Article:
President Barack Obama will head to New Orleans next week to help mark the 10th anniversary of Hurricane Katrina.
In late August of 2005, the storm slammed into Louisiana, causing widespread devastation along the Gulf Coast and massive flooding in New Orleans. The death toll was high — more than 1,800 by many estimates and resulted in a multi-billion dollar recovery effort.
The city still bore the scars of the devastation when Obama took office in 2009 and, years later, he criticized his predecessor, President George W. Bush's administration for a response Obama called "a shameful breakdown in government."
In the decade since, New Orleans and the Gulf Coast region have worked to rebuild. The president is expected to acknowledge this rebirth in comments on August 27th, according to the White House.
Craig Fugate, administrator of the Federal Emergency Management Agency, will join the president. The president will also meet with New Orleans Mayor Mitch Landrieu and city residents who have spent the past decade working to rebuild their lives.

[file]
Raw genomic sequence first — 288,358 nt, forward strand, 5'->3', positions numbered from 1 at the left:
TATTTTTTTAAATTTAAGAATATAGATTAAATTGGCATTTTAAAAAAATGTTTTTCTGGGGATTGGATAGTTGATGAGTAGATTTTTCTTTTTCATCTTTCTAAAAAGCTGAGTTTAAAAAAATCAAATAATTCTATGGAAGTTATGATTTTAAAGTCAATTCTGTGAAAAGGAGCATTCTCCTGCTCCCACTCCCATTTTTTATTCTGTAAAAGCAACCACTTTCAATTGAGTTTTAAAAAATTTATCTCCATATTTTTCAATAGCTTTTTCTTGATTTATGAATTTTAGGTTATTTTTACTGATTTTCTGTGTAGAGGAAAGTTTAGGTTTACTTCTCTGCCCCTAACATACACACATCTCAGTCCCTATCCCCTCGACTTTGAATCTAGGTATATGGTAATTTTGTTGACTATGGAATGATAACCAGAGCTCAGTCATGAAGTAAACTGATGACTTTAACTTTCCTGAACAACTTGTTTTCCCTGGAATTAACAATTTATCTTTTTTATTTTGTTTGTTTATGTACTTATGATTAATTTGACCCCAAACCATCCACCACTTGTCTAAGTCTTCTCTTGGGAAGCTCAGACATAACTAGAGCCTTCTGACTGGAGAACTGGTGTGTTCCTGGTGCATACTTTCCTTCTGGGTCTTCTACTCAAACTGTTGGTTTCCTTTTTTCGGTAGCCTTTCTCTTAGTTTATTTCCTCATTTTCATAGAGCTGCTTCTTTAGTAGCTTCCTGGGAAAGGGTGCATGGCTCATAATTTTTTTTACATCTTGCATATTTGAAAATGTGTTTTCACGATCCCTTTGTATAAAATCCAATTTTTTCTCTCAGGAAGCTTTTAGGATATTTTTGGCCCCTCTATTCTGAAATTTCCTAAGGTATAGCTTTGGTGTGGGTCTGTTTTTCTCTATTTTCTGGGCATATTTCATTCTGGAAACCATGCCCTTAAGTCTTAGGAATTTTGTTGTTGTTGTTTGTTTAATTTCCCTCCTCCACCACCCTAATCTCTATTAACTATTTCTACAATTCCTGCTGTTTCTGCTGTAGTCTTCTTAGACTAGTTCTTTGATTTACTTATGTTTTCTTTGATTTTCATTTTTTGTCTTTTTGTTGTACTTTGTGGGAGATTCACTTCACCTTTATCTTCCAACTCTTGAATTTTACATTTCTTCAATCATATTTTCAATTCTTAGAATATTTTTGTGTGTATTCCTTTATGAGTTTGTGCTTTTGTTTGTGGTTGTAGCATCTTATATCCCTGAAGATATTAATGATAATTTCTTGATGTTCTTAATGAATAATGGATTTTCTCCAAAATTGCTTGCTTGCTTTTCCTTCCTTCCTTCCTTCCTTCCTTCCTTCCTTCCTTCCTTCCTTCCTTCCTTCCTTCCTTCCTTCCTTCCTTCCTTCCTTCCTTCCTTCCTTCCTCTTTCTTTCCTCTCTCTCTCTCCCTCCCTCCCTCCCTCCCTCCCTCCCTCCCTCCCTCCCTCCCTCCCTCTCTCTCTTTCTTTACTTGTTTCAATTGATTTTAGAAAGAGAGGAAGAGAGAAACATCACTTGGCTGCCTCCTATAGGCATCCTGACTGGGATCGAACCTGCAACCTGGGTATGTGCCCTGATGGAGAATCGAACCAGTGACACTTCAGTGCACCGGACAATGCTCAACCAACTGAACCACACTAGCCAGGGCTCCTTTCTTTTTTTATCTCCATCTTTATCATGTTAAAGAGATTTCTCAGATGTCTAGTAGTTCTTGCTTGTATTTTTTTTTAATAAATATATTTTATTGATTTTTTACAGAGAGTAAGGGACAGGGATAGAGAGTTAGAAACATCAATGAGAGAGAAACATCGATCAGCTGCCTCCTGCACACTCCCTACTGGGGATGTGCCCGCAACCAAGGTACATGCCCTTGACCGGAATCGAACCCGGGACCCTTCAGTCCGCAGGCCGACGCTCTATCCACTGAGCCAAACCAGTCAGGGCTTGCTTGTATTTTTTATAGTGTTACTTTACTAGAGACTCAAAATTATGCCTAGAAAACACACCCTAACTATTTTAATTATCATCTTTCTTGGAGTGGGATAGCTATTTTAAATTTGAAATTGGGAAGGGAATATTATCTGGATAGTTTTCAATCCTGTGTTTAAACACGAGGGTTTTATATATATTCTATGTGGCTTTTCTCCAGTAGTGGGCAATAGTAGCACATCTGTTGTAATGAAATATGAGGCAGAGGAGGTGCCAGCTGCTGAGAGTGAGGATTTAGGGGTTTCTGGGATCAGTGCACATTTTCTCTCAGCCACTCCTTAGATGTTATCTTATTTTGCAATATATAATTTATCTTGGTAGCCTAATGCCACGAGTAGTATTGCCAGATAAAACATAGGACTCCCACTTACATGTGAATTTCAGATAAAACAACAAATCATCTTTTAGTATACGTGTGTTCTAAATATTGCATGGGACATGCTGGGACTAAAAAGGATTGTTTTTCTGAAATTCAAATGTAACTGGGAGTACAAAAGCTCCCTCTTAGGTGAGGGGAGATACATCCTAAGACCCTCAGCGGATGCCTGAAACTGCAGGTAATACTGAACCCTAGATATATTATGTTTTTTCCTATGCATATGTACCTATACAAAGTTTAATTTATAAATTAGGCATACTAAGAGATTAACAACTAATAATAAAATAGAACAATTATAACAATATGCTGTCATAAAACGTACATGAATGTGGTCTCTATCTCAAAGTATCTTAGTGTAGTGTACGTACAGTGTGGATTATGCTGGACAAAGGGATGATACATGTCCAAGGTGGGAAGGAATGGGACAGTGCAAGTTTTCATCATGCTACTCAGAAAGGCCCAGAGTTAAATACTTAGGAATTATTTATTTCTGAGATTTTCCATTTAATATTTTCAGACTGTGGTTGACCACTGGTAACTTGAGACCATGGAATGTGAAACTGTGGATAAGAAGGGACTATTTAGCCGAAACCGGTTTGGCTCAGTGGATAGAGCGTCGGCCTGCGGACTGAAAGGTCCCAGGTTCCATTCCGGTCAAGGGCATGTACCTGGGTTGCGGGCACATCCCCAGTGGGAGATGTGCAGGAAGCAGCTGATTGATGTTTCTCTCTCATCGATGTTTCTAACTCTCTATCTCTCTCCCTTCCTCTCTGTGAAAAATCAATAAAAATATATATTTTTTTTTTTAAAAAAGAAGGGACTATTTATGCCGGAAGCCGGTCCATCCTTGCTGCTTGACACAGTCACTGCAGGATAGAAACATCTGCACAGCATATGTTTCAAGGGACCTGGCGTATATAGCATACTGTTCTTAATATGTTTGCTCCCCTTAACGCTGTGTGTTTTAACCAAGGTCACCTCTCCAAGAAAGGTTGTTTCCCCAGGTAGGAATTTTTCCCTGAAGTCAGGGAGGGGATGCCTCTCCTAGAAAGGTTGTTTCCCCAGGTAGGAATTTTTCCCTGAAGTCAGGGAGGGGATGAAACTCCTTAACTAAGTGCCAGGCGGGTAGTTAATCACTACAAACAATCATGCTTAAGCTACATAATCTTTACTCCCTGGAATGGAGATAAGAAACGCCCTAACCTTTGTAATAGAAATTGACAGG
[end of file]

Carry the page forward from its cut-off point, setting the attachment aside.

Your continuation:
"Over the past six and a half years, the administration has focused on supporting the needs of survivors and bolstering the recovery efforts already underway by state, local and federal officials by cutting red tape to deploy important resources quickly, investing in hard hit communities, and ensuring that affected communities build back stronger and more resilient," according to a White House official.
The president's visit to New Orleans also comes at a time when the administration is highlighting its focus on climate change.
The president is slated to trek to Alaska at month's end and further discuss climate change. The administration recently proposed rules to curb methane gas emissions and final rules aimed at cutting carbon dioxide emissions from power plants while increasing power created from renewable energy sources.
This story originally appeared on NBCNews.com